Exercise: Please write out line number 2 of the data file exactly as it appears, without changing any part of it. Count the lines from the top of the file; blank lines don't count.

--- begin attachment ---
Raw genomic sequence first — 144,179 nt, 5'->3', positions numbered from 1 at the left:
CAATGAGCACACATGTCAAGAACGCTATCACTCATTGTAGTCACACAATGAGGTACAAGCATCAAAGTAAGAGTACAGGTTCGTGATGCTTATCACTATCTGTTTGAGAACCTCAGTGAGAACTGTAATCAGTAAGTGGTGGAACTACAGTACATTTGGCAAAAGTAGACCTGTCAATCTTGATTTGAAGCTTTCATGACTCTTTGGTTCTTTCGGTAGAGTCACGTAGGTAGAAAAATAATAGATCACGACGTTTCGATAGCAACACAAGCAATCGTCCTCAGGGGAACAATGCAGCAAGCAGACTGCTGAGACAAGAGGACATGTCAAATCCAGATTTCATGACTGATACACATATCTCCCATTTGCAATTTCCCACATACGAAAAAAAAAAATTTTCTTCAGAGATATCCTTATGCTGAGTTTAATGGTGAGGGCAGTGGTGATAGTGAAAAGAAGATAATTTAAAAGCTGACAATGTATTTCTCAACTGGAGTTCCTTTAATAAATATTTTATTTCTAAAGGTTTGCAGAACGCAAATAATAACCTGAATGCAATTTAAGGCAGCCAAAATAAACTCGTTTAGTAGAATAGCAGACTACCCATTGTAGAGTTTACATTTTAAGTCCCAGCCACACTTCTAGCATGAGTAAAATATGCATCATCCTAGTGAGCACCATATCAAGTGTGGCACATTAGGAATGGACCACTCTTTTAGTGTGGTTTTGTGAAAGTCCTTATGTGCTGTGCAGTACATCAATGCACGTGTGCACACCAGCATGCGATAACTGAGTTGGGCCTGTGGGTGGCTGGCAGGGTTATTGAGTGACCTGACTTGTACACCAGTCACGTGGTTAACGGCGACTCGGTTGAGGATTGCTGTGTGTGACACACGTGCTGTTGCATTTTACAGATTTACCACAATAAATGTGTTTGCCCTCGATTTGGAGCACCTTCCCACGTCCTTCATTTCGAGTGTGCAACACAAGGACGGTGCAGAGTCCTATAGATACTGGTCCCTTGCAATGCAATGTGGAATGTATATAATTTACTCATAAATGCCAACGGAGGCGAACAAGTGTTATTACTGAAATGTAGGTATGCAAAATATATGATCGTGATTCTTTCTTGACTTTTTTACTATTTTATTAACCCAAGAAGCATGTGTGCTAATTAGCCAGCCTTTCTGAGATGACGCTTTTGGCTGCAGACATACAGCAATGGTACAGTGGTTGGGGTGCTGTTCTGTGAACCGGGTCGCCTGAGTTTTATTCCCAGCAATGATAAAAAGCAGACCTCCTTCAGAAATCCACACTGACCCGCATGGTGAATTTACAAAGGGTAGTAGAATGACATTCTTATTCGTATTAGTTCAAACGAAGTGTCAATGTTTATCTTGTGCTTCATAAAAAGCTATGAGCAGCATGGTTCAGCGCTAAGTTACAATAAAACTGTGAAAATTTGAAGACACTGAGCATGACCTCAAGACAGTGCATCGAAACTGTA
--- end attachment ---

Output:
CAATGAGCACACATGTCAAGAACGCTATCACTCATTGTAGTCACACAATGAGGTACAAGCATCAAAGTAAGAGTACAGGTTCGTGATGCTTATCACTATCTGTTTGAGAACCTCAGTGAGAACTGTAATCAGTAAGTGGTGGAACTACAGTACATTTGGCAAAAGTAGACCTGTCAATCTTGATTTGAAGCTTTCATGACTCTTTGGTTCTTTCGGTAGAGTCACGTAGGTAGAAAAATAATAGATCACGACGTTTCGATAGCAACACAAGCAATCGTCCTCAGGGGAACAATGCAGCAAGCAGACTGCTGAGACAAGAGGACATGTCAAATCCAGATTTCATGACTGATACACATATCTCCCATTTGCAATTTCCCACATACGAAAAAAAAAAATTTTCTTCAGAGATATCCTTATGCTGAGTTTAATGGTGAGGGCAGTGGTGATAGTGAAAAGAAGATAATTTAAAAGCTGACAATGTATTTCTCAACTGGAGTTCCTTTAATAAATATTTTATTTCTAAAGGTTTGCAGAACGCAAATAATAACCTGAATGCAATTTAAGGCAGCCAAAATAAACTCGTTTAGTAGAATAGCAGACTACCCATTGTAGAGTTTACATTTTAAGTCCCAGCCACACTTCTAGCATGAGTAAAATATGCATCATCCTAGTGAGCACCATATCAAGTGTGGCACATTAGGAATGGACCACTCTTTTAGTGTGGTTTTGTGAAAGTCCTTATGTGCTGTGCAGTACATCAATGCACGTGTGCACACCAGCATGCGATAACTGAGTTGGGCCTGTGGGTGGCTGGCAGGGTTATTGAGTGACCTGACTTGTACACCAGTCACGTGGTTAACGGCGACTCGGTTGAGGATTGCTGTGTGTGACACACGTGCTGTTGCATTTTACAGATTTACCACAATAAATGTGTTTGCCCTCGATTTGGAGCACCTTCCCACGTCCTTCATTTCGAGTGTGCAACACAAGGACGGTGCAGAGTCCTATAGATACTGGTCCCTTGCAATGCAATGTGGAATGTATATAATTTACTCATAAATGCCAACGGAGGCGAACAAGTGTTATTACTGAAATGTAGGTATGCAAAATATATGATCGTGATTCTTTCTTGACTTTTTTACTATTTTATTAACCCAAGAAGCATGTGTGCTAATTAGCCAGCCTTTCTGAGATGACGCTTTTGGCTGCAGACATACAGCAATGGTACAGTGGTTGGGGTGCTGTTCTGTGAACCGGGTCGCCTGAGTTTTATTCCCAGCAATGATAAAAAGCAGACCTCCTTCAGAAATCCACACTGACCCGCATGGTGAATTTACAAAGGGTAGTAGAATGACATTCTTATTCGTATTAGTTCAAACGAAGTGTCAATGTTTATCTTGTGCTTCATAAAAAGCTATGAGCAGCATGGTTCAGCGCTAAGTTACAATAAAACTGTGAAAATTTGAAGACACTGAGCATGACCTCAAGACAGTGCATCGAAACTGTA